Windows Server 2008's Service Pack 2 (SP2) Beta program allows administrators to check out the forthcoming service pack in test installations before the live deployment. This service pack brings a few important changes to a server installation — some of which most administrators may not prefer initially.
Here are some of the notable changes and information related to the update:
- SP2 includes Windows Search 4.0 for server installations; this may irritate many administrators because we usually bypass this functionality on Windows Update or other server update tools. Fortunately, Microsoft provides a Windows Search 4.0 Troubleshooting Guide, which includes steps about high-resource utilization.
- In SP2, the Power Management Policy can be as much as 10% more efficient with managed power options in Group Policy.
- SP2 is available for x86 editions. (This is not to be confused with the Windows Server 2008 R2 release, which is only available in x64 editions.)
- For SP2 standalone installations, the service pack file size is 388 MB for x86 versions and 614 MB for x64 editions.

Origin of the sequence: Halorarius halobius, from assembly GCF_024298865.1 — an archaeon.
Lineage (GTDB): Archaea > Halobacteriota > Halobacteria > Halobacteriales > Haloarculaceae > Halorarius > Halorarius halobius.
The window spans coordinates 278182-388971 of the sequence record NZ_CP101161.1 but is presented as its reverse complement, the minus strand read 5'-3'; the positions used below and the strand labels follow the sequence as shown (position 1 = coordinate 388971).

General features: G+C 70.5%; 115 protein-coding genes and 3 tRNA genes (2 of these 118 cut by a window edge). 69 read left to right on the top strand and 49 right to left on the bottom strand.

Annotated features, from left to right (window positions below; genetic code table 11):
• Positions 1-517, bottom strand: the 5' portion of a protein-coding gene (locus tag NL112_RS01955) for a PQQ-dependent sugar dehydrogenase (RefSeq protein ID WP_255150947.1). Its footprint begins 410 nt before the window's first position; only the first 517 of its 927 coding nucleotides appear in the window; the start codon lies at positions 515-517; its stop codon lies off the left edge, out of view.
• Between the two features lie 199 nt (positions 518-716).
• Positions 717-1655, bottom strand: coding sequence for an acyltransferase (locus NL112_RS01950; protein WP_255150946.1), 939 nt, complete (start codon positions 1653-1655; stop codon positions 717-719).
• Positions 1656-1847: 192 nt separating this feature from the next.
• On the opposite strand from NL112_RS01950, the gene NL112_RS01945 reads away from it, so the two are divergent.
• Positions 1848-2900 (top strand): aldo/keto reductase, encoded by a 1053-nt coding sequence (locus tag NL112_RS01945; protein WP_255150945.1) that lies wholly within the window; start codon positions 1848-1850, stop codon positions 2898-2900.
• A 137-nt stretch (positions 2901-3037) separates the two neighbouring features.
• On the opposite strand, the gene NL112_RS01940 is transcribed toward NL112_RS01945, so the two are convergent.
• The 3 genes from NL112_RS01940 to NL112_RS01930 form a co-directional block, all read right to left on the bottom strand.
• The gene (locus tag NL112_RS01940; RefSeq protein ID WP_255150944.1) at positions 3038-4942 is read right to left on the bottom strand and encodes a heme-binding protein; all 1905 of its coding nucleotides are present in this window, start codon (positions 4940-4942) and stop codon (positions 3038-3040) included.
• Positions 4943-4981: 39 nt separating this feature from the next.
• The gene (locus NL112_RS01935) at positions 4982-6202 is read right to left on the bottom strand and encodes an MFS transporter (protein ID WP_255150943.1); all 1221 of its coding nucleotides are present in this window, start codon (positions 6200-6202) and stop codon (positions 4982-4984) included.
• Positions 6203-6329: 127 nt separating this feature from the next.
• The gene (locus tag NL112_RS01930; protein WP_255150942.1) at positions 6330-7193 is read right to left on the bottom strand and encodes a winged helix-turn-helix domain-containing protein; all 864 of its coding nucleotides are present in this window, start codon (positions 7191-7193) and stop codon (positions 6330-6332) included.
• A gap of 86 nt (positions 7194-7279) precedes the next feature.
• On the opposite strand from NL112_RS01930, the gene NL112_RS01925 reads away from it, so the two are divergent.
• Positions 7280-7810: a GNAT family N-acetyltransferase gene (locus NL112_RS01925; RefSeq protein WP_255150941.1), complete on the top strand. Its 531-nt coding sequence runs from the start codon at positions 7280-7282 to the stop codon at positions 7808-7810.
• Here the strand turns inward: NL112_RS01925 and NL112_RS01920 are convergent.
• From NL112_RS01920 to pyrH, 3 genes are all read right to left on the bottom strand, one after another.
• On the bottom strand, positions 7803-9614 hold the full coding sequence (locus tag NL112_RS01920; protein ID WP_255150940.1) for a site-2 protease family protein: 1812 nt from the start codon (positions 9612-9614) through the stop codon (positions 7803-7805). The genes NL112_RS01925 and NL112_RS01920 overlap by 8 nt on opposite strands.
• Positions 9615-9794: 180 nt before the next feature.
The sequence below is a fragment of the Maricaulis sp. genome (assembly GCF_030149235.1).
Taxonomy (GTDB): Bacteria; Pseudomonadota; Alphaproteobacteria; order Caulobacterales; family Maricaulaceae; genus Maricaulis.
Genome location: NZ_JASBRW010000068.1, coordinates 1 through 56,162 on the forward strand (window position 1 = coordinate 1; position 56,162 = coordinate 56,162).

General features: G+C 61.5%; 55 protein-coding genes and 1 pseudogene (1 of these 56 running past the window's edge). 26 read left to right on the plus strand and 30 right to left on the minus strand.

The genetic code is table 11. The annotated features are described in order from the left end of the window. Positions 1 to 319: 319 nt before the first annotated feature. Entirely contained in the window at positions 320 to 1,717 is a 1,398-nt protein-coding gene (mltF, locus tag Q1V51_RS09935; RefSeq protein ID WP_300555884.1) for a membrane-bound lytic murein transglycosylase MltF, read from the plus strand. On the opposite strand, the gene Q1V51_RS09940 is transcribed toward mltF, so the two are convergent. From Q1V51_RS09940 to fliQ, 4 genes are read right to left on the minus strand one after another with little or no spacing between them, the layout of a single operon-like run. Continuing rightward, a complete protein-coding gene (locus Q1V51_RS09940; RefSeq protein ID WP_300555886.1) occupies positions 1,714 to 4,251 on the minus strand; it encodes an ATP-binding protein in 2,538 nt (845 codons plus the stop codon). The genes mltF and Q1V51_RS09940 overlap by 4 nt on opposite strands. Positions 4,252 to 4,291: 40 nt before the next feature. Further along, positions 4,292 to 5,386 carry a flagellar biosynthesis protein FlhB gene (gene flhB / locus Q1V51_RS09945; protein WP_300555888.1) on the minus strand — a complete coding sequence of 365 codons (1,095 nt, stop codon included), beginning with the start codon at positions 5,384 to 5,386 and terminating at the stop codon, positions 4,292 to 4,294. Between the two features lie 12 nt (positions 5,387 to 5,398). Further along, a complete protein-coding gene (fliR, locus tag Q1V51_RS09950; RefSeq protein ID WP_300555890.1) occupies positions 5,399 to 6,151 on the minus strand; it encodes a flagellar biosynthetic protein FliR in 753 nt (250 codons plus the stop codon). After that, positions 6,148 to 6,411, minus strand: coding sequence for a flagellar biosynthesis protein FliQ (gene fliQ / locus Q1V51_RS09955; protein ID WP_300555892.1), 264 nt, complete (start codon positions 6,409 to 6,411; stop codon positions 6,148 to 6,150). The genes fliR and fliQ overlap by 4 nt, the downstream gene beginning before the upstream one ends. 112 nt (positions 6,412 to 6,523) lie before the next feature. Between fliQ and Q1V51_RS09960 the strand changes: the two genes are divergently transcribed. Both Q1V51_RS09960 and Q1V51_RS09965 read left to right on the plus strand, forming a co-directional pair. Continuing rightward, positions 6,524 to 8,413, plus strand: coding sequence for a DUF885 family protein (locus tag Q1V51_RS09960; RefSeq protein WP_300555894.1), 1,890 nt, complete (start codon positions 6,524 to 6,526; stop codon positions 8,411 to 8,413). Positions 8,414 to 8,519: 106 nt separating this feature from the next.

- SP2 for Windows Server 2008 is, rather awkwardly, the same installation binaries for Windows Vista SP2. The files are the same by processor support, so x86 editions of Windows Server 2008 and Windows Vista use the same service pack file. Likewise, x64 editions of the products would use the same service pack installation.
- SP2 introduces a new feature that may detect driver incompatibilities and prohibit the installation if a loss of functionality will occur.
- Full installation (ISO) versions of Windows Server 2008 with SP2 are available as part of the Beta program.
- The SP2 Beta is time limited and will expire on May 1, 2010.
Stay on top of the latest Windows Server 2003 and Windows Server 2008 tips and tricks with our free Windows Server newsletter, delivered each Wednesday. Automatically sign up today!
Rick Vanover is a software strategy specialist for Veeam Software, based in Columbus, Ohio. Rick has years of IT experience and focuses on virtualization, Windows-based server administration, and system hardware.